Theoretically, cosmetic patches have the potential to tackle many cosmetic skin problems, such as wrinkles, pigmentation, and the effects of aging [49]. The main disadvantage of conventional patches is the low quantity of active ingredients that could be loaded and delivered. The mechanism of drug absorption from a patch-like device starts with its release from the patch, its penetration and then storage in the stratum corneum, at which point it might crystalise and prevent further transport [50]. The next stage is diffusion of the active to the deeper layers of skin, and, if applicable, into the systemic circulation, causing a controlled delay of the therapeutic effect [50]. Another disadvantage is a possible inconsistent diffusion rate of the active ingredient from skin patches, which depends on the skin condition of individuals. This includes skin hydration state, age, and ethnicity, with the SC being a rate-limiting barrier. In addition, the delivery strongly depends on the type and physicochemical properties of the active [3].
Conventional adhesive patches have multilayer structures and are classified by the layer in which the drug/active has been loaded [46,47,51,52], as shown in Figure 1. Therefore, the fabrication involves a multi-stage process [53]. In contrast, 3D printed patches are mostly made of one material in a single layer, although there is a potential for the multi-layered printing. Due to the flexible nature of the 3D printed patches, researchers have been exploring the potential of drug-loaded 3DP mesh or 3DP grid patches for implantation within tissues and to support organs [54].
Overall, the development of 3DP patch platforms is an ongoing research area, with a potential to improve current skin delivery designs.
  • Microneedles
Microneedles (MNs) have evolved as a hybrid of two conventional skin delivery systems, skin patches and hypodermic injection needles, with some advantages of both, such as ease of administration, being minimally invasive, and enabling high bioavailability of active ingredients [55]. An MN platform is typically composed of micro-sized, needle-like structures attached to a patch (backing) for ease of application. This delivery platform is sometimes referred to as a MNP (microneedle patch). In comparison to patches and semisolid topical formulations, microneedles are more versatile and more efficient in delivering active ingredients into deeper layers of the skin. Instead of relying on passive diffusion, microneedles can actively enhance the delivery by piercing the epidermis (0.1–0.2 mm) and, if so designed, the dermis (1–2 mm), creating microscopic channels [56]. These microscopic punctures could overcome the skin barrier and provide an alternative route for enhanced transport of drug or cosmetic active in a painless, minimally invasive manner [57]. Table 2 provides a summary of the common types of MNs. Some novel MNs not only serve as a delivery platform, but also as a wearable therapeutic device for real time monitoring [58].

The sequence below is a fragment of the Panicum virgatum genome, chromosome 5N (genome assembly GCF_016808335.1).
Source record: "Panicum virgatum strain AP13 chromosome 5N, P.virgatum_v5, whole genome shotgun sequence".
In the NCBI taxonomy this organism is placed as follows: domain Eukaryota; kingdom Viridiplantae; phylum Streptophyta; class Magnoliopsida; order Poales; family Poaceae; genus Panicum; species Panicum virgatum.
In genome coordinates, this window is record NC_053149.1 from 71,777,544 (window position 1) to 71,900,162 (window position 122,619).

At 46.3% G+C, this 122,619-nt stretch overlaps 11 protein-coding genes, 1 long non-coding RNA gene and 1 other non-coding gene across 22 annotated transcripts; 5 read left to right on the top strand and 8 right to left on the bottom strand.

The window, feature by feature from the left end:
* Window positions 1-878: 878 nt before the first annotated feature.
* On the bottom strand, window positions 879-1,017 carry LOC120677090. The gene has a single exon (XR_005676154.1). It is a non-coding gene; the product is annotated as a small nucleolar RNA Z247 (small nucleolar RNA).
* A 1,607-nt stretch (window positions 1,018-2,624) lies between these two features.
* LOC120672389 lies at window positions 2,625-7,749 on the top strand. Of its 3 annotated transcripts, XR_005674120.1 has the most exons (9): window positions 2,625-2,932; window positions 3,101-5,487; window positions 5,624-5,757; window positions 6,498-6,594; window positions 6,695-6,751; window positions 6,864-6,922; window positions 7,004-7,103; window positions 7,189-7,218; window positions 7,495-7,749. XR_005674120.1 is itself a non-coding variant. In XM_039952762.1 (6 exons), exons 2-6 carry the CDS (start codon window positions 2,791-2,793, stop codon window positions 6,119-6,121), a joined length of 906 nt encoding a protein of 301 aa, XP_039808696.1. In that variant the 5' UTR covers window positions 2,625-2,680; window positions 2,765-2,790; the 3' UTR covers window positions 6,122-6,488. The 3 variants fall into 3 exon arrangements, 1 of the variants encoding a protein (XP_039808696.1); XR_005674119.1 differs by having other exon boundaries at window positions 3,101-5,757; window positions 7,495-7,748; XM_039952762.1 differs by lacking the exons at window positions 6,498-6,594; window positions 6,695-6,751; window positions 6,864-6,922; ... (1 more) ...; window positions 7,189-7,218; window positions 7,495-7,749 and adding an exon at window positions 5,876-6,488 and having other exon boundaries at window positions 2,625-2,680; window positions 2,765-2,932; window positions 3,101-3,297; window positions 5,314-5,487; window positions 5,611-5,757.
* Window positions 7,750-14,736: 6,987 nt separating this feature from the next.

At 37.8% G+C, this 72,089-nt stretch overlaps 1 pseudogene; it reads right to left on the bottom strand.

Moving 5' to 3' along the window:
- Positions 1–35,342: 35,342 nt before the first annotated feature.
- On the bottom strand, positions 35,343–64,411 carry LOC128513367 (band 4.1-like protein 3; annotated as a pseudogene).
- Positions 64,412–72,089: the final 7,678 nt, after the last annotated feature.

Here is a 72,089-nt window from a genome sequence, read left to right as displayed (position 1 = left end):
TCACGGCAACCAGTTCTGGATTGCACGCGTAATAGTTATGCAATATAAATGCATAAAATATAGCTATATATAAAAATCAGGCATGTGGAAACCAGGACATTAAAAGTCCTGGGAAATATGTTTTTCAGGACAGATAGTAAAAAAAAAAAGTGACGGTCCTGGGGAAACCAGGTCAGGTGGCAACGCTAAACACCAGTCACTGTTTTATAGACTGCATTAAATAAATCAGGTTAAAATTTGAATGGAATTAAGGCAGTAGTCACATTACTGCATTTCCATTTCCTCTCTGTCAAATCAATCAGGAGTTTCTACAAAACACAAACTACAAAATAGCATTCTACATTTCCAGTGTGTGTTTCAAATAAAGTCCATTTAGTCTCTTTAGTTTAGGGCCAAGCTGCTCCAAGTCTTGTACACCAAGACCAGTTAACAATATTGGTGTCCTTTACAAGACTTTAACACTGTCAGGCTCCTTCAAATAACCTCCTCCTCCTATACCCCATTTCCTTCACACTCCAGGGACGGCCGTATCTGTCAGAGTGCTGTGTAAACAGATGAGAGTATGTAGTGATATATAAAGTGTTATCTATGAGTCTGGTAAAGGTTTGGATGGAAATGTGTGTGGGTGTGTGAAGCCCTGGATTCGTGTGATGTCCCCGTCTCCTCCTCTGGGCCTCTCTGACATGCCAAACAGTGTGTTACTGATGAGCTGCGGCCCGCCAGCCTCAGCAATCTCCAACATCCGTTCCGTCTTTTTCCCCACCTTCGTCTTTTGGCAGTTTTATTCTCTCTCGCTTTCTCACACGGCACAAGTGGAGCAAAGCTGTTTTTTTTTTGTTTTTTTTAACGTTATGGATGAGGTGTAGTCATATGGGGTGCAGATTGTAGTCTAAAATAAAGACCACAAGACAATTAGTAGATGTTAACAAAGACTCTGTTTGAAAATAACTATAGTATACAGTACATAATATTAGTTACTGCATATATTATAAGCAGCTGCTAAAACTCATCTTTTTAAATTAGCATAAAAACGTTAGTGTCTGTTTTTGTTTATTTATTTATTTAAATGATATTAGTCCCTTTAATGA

A recent review paper [13] has provided a comprehensive report on the studies on cosmetic application of microneedles. It summarises MN materials and categorises MN studies in terms of the targeted skin problems.
3D printing could be used in three different ways in the manufacture of an MN platform: (1) to develop ‘male’ master moulds; (2) to coat active ingredients onto previously prepared MNs and (3) to print complete MN structures.
Research on 3D printed cosmetic microneedles is still in its early age. However, several published papers and patents have shown the feasibility of delivering both hydrophilic and lipophilic active ingredients by microneedles that are fabricated by methods other than 3DP [63,64,65], proving that this concept is viable. One study has compared the wrinkle improvement by two different delivery platforms (dissolving MNs and standard formulation, both containing hyaluronic acid); after eight weeks of treatment, the MNs have shown higher effectiveness [66].In general, all MNs enhance skin delivery via micro-channels they create, partly bypassing the skin barrier. In the case of wrinkle improvement, there is a second mechanism [67,68]: the perforations they create could induce elastin and collagen expression and deposition, stimulating the metabolism in the upper skin layers, as well as the natural healing of the skin.
Table 3 illustrates the mechanism of skin delivery of different types of 3D printed solid MNs, including coated MNs, dissolving/swellable MNs (DMNs), and hollow MNs. Further details and diagrams could be found in several review articles which focus on microneedle skin delivery platforms, including their characteristics and their typical delivery mechanisms [61,69,70].
There is an argument that dissolvable MNs (DMNs) might not be an ideal platform for cosmetic use, due to the potential loss of hydration through the perforations made in the skin. However, it has been shown that a novel design of DMNs, loaded with a barrier-restoring active ingredient, horse oil, has significantly improved dermal density, skin elasticity and moisturisation level [71].